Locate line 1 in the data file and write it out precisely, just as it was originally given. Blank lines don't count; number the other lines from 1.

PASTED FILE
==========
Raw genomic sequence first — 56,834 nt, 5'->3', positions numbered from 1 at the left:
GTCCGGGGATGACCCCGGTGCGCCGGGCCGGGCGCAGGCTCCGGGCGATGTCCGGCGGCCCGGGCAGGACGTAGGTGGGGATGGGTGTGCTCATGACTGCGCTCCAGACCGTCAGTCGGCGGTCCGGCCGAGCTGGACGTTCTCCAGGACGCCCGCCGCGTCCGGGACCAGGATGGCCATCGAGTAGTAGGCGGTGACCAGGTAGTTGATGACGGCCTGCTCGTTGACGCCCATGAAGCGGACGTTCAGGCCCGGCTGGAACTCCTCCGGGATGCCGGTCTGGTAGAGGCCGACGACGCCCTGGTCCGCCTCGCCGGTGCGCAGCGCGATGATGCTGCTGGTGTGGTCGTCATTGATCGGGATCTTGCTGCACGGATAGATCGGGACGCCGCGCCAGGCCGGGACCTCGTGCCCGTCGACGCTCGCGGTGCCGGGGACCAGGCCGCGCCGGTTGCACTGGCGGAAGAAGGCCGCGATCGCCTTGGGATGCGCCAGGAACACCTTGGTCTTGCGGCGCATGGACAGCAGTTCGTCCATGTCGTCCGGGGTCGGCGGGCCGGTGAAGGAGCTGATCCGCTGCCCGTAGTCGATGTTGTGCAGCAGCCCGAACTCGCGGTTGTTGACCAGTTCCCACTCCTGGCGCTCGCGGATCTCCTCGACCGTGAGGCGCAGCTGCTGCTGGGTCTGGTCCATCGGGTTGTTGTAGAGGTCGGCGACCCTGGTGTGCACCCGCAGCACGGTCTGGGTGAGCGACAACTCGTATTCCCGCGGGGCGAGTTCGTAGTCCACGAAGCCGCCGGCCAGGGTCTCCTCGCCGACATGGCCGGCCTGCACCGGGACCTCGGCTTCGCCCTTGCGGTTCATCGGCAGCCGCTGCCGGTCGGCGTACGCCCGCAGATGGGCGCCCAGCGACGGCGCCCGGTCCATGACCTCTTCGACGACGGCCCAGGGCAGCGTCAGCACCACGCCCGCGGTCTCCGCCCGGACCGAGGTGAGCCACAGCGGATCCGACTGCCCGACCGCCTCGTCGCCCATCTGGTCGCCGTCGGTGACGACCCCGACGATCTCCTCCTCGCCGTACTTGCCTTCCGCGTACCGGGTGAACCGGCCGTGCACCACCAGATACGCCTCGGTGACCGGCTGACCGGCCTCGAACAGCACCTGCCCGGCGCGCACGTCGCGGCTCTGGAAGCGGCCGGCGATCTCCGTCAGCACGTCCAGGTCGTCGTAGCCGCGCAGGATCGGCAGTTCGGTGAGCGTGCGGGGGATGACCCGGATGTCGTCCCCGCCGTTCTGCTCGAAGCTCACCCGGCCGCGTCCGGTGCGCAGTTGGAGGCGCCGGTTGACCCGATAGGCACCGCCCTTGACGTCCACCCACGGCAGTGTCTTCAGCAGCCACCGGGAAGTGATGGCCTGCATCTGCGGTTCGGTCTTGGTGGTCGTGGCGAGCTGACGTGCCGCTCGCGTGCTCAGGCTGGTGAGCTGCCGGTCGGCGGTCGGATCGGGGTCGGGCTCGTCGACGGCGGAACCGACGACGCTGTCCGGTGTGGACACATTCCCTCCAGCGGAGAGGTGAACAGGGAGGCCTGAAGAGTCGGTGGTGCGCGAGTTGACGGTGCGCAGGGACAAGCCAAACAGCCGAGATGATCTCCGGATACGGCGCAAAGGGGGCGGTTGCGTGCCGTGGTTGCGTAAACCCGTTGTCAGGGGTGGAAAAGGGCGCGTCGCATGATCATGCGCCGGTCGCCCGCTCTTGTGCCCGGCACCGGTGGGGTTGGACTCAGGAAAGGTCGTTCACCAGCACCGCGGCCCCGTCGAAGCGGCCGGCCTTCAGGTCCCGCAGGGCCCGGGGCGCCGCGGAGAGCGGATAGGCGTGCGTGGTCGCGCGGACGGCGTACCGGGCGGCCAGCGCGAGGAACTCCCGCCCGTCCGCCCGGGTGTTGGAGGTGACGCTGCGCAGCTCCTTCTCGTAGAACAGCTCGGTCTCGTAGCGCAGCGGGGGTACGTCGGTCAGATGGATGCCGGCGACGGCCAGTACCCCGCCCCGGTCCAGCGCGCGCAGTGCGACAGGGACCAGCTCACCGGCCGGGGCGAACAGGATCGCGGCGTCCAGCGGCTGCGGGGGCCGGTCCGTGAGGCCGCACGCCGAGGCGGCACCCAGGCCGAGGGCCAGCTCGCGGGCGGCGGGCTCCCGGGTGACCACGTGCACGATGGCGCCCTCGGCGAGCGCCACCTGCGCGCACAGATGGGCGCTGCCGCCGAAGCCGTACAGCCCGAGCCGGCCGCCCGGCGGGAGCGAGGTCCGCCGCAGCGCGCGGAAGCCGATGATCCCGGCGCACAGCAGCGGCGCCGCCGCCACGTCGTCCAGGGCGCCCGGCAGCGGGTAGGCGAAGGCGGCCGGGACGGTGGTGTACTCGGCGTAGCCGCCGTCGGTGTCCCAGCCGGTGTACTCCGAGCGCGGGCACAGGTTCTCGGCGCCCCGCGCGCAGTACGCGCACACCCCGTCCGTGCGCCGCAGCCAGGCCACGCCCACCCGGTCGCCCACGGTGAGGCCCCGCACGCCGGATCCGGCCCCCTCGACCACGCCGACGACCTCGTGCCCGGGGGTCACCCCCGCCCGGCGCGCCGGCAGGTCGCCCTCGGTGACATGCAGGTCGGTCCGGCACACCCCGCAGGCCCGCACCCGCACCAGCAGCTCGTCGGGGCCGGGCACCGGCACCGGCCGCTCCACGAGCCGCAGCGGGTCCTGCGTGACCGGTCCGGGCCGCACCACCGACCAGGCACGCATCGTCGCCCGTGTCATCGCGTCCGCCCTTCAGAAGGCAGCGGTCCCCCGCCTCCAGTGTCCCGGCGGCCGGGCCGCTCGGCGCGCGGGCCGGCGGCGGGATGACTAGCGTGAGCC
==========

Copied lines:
Raw genomic sequence first — 56,834 nt, 5'->3', positions numbered from 1 at the left: